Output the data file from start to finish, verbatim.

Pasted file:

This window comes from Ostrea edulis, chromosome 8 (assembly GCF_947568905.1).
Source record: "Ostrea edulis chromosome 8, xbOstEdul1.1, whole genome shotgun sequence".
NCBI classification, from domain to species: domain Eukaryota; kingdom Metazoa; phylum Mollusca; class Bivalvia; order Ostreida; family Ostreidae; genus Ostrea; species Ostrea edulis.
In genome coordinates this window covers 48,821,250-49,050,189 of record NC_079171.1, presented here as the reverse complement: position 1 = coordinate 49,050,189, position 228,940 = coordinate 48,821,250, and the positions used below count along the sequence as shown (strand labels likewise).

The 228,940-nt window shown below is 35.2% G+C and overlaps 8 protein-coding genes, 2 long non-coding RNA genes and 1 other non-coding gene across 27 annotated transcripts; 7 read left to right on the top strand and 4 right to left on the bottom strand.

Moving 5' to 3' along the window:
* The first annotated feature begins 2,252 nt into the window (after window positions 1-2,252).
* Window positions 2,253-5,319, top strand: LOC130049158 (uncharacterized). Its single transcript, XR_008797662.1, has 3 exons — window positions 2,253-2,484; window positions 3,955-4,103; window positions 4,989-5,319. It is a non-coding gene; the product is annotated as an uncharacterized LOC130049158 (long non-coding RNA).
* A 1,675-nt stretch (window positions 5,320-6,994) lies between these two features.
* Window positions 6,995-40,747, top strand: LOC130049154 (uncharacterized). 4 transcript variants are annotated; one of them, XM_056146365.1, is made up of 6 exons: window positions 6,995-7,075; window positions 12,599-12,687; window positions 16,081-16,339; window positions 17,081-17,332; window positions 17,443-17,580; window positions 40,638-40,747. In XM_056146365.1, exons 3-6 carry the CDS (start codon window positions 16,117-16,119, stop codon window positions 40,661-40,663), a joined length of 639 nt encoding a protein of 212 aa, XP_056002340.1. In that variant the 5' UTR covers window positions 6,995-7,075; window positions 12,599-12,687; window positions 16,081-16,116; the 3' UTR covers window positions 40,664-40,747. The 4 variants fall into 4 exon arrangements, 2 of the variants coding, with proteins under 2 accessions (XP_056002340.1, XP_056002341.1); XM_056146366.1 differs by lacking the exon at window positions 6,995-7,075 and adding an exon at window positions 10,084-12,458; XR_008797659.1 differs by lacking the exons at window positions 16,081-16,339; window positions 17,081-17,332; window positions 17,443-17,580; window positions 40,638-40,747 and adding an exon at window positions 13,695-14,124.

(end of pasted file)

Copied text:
This window comes from Ostrea edulis, chromosome 8 (assembly GCF_947568905.1).
Source record: "Ostrea edulis chromosome 8, xbOstEdul1.1, whole genome shotgun sequence".
NCBI classification, from domain to species: domain Eukaryota; kingdom Metazoa; phylum Mollusca; class Bivalvia; order Ostreida; family Ostreidae; genus Ostrea; species Ostrea edulis.
In genome coordinates this window covers 48,821,250-49,050,189 of record NC_079171.1, presented here as the reverse complement: position 1 = coordinate 49,050,189, position 228,940 = coordinate 48,821,250, and the positions used below count along the sequence as shown (strand labels likewise).

The 228,940-nt window shown below is 35.2% G+C and overlaps 8 protein-coding genes, 2 long non-coding RNA genes and 1 other non-coding gene across 27 annotated transcripts; 7 read left to right on the top strand and 4 right to left on the bottom strand.

Moving 5' to 3' along the window:
* The first annotated feature begins 2,252 nt into the window (after window positions 1-2,252).
* Window positions 2,253-5,319, top strand: LOC130049158 (uncharacterized). Its single transcript, XR_008797662.1, has 3 exons — window positions 2,253-2,484; window positions 3,955-4,103; window positions 4,989-5,319. It is a non-coding gene; the product is annotated as an uncharacterized LOC130049158 (long non-coding RNA).
* A 1,675-nt stretch (window positions 5,320-6,994) lies between these two features.
* Window positions 6,995-40,747, top strand: LOC130049154 (uncharacterized). 4 transcript variants are annotated; one of them, XM_056146365.1, is made up of 6 exons: window positions 6,995-7,075; window positions 12,599-12,687; window positions 16,081-16,339; window positions 17,081-17,332; window positions 17,443-17,580; window positions 40,638-40,747. In XM_056146365.1, exons 3-6 carry the CDS (start codon window positions 16,117-16,119, stop codon window positions 40,661-40,663), a joined length of 639 nt encoding a protein of 212 aa, XP_056002340.1. In that variant the 5' UTR covers window positions 6,995-7,075; window positions 12,599-12,687; window positions 16,081-16,116; the 3' UTR covers window positions 40,664-40,747. The 4 variants fall into 4 exon arrangements, 2 of the variants coding, with proteins under 2 accessions (XP_056002340.1, XP_056002341.1); XM_056146366.1 differs by lacking the exon at window positions 6,995-7,075 and adding an exon at window positions 10,084-12,458; XR_008797659.1 differs by lacking the exons at window positions 16,081-16,339; window positions 17,081-17,332; window positions 17,443-17,580; window positions 40,638-40,747 and adding an exon at window positions 13,695-14,124.